Thilawa remains Myanmar’s great industrial hope. The government hopes broad incentives, international standard industrial infrastructure, and access to low-cost labor will help drive investment in more than 400 factories and create 200,000 jobs in the area. SEZs have preferential incentives that are better than Myanmar Investment Commission (MIC) incentives in other areas of the country (see chart).
|Myanmar Investment Commission (MIC) Incentives||Special Economic Zone (SEZ) Incentives|
|Land Usage Rights Term||50 years + 20 year extension||50 years + 25 year extension|
|Corporate Income Tax Exemption||5 years||7 years|
|Custom Duty Exemption on Machinery||During project construction period only||No limit|
|Custom Duty Exemption on Raw Materials||First 3 years||No limit|
Myanmar holds great promise for labor-intensive manufacturing for export markets with the lowest loaded labor costs in Southeast Asia. Whereas fully loaded market wages for manufacturing operator labor in Thailand are about US$15 a day versus about US$7.50 in Vietnam, Myanmar is about US$3.75. Despite the global slowdown, turmoil in financial markets and a newly elected government that faces a host of economic, political, and social issues it must address, the surge in economic activity by inbound foreign investors indicates that Myanmar’s prospects are strongly positive.
In contrast to Myanmar, FDI into Thailand has dwindled in recent years as it tries to transition itself from a low cost manufacturing location and move up the value chain. Thailand has used its incentive policy to encourage the development of privately-owned industrial estates in economically disadvantaged geographic locations outside of the main economic centers clustered around its major cities. While these policies were successful in promoting investment in the Eastern Seaboard region as well as in the lower Central region from one to two hours north of Bangkok, the regulations did little to encourage investment in Thailand’s mostly underdeveloped regions.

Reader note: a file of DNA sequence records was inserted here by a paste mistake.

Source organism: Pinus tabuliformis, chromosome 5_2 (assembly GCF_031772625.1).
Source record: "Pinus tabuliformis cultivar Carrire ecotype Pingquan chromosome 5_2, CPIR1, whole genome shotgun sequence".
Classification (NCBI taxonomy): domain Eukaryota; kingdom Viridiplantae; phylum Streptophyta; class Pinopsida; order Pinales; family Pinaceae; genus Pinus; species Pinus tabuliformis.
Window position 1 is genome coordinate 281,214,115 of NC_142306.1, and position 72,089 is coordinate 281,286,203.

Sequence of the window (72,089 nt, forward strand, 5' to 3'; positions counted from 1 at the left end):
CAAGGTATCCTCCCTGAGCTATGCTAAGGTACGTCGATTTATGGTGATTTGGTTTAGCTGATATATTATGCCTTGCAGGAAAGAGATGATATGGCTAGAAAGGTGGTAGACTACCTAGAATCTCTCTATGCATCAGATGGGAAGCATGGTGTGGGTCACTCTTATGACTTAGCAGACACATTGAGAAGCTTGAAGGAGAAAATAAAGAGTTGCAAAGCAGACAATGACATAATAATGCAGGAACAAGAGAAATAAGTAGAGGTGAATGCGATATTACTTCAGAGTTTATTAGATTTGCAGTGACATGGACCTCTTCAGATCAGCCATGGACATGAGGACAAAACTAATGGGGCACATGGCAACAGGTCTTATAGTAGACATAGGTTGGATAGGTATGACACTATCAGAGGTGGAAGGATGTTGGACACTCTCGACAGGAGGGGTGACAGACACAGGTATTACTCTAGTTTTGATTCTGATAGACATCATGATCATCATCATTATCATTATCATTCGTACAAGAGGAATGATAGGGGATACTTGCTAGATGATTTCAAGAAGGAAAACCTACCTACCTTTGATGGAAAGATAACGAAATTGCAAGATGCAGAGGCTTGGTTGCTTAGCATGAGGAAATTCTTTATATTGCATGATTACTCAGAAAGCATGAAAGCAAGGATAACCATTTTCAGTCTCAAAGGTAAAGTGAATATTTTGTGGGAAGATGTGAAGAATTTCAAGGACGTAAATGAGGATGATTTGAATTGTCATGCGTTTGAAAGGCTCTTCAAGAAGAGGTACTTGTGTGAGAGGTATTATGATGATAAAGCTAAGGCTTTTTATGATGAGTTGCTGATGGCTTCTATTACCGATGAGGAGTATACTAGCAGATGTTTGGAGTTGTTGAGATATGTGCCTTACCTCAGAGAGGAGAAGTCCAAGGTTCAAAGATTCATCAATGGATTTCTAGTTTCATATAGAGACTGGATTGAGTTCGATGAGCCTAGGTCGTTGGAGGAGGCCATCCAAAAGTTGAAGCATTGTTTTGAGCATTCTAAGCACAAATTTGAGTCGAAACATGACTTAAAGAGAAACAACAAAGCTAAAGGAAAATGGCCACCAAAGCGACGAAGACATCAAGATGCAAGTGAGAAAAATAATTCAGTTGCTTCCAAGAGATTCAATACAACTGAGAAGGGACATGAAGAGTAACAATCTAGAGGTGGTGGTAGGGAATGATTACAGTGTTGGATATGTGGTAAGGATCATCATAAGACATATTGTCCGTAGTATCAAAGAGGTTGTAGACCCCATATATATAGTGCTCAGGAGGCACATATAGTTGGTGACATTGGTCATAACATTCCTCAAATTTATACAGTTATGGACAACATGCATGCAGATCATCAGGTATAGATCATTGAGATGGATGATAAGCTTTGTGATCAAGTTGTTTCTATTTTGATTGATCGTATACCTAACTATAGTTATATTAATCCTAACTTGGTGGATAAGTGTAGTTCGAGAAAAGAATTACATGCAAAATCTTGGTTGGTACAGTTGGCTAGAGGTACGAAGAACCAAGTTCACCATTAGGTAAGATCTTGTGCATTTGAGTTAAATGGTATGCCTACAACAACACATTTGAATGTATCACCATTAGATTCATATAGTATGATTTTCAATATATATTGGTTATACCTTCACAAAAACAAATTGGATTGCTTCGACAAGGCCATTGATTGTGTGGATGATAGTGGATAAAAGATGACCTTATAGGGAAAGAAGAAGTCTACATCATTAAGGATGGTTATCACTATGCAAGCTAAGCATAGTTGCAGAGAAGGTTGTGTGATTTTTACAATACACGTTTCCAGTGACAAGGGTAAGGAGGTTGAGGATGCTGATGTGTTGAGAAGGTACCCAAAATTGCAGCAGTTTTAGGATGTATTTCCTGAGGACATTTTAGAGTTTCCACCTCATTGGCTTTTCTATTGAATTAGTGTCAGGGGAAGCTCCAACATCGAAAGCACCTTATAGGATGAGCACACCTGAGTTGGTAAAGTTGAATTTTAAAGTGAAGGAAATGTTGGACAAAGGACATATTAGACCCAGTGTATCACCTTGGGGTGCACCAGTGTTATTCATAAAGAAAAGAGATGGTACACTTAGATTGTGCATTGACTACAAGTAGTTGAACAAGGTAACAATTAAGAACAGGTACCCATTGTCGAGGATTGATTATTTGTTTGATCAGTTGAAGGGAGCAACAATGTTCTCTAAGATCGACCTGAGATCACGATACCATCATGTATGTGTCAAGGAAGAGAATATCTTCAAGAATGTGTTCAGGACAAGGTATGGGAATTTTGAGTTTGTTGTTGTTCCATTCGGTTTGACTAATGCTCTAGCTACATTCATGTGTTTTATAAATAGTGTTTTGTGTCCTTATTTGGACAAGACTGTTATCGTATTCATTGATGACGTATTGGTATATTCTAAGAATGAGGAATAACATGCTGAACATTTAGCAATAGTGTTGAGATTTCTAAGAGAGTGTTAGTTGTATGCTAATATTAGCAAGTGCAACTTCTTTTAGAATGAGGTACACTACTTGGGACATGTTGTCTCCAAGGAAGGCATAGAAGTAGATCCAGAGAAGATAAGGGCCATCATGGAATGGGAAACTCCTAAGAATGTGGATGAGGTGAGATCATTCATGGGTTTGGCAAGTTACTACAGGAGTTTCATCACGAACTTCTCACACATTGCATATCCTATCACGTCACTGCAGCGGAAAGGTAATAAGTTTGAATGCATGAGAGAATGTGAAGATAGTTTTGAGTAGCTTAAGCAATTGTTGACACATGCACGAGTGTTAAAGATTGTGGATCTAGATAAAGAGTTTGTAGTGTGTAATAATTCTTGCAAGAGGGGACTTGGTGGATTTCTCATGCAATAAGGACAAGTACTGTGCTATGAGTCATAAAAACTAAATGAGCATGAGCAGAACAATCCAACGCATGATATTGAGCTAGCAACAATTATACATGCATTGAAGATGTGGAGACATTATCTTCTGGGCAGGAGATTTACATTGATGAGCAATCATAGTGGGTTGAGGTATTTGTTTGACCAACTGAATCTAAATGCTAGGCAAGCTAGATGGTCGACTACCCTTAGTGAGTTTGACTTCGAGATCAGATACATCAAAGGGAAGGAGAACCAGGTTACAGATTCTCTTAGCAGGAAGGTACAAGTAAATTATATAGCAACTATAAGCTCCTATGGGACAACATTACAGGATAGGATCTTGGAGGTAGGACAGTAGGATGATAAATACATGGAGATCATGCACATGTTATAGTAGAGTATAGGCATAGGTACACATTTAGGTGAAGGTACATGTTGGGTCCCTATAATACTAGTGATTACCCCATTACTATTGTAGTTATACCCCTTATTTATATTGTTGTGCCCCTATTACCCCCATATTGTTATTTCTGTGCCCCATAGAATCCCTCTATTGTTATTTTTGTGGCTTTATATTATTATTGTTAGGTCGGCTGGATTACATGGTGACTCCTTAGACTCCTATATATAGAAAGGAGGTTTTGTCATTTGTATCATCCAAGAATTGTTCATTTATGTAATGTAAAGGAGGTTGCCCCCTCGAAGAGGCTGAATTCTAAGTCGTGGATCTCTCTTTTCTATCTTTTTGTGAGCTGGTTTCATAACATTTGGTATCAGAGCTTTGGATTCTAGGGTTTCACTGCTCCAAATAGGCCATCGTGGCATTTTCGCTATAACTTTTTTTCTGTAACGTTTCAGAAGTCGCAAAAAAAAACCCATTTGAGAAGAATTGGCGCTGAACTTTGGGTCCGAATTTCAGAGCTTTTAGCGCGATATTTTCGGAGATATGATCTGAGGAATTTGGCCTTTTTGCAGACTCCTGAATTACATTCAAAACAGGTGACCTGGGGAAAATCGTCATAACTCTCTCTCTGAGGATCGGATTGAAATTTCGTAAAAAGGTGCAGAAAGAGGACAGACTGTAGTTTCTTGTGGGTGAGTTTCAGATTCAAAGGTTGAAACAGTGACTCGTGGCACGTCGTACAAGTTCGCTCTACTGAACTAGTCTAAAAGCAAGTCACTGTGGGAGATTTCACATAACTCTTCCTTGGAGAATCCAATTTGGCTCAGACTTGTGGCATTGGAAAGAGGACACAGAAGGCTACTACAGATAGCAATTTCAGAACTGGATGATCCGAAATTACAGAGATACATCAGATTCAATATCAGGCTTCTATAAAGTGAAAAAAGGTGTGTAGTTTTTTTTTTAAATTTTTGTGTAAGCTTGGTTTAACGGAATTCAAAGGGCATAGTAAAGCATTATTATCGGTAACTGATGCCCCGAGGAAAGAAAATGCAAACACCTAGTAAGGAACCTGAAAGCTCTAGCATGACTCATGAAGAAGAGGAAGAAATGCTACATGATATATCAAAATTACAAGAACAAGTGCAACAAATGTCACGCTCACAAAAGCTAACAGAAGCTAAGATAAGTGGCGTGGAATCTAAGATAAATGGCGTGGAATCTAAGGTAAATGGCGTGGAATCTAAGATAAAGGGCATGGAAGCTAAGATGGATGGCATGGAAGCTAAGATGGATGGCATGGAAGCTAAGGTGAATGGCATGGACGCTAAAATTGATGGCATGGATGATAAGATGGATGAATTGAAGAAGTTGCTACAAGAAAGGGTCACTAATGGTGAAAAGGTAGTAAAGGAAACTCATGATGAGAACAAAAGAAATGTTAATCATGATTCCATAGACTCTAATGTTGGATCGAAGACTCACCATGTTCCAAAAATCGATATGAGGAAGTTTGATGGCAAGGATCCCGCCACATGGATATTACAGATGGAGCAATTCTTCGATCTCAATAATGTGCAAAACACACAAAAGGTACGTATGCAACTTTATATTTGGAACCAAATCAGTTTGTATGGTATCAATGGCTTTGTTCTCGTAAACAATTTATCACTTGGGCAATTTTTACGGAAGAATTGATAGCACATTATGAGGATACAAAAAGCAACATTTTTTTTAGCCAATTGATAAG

While Thailand is no longer considered a low-cost manufacturing destination, the quality of its utilities and physical infrastructure as well as its investment and regulatory environment rank it amongst the easiest locations for doing business. The Thai government has developed a set of policies and incentives to leverage the quality of its utilities and physical infrastructure and ease of doing business with the low-cost labor of its neighboring countries: Cambodia, Laos and Myanmar.
Since 2014, Special Economic Zones have sprung up along the Cambodia and Myanmar borders in response to the opportunity, varying dramatically in size from the 50-sq.-km. Trat Special Economic Zone in Trat province along the Thai-Cambodia border to the massive 1,419-sq.-km. Tak Special Economic Zone in Tak province on the Thai-Myanmar border. Three more are planned for 2016. Already, nearly 60 direct investments have been approved or started operations in existing zones, with a heavy focus on commodity processing of agricultural goods imported from Cambodia and Myanmar and the labor-intensive garment manufacturing.
While supply chain concerns, skilled labor availability and many more issues need to be considered, Thailand’s border zones can offer attractive industrial location opportunities for certain industries and certain companies.
Dennis Meseroll, co-founder and executive director of Tractus Asia, can be contacted at firstname.lastname@example.org. Tractus Asia has been the leading Asia-based FDI and trade advisor in both public and private sectors for the past 20 years.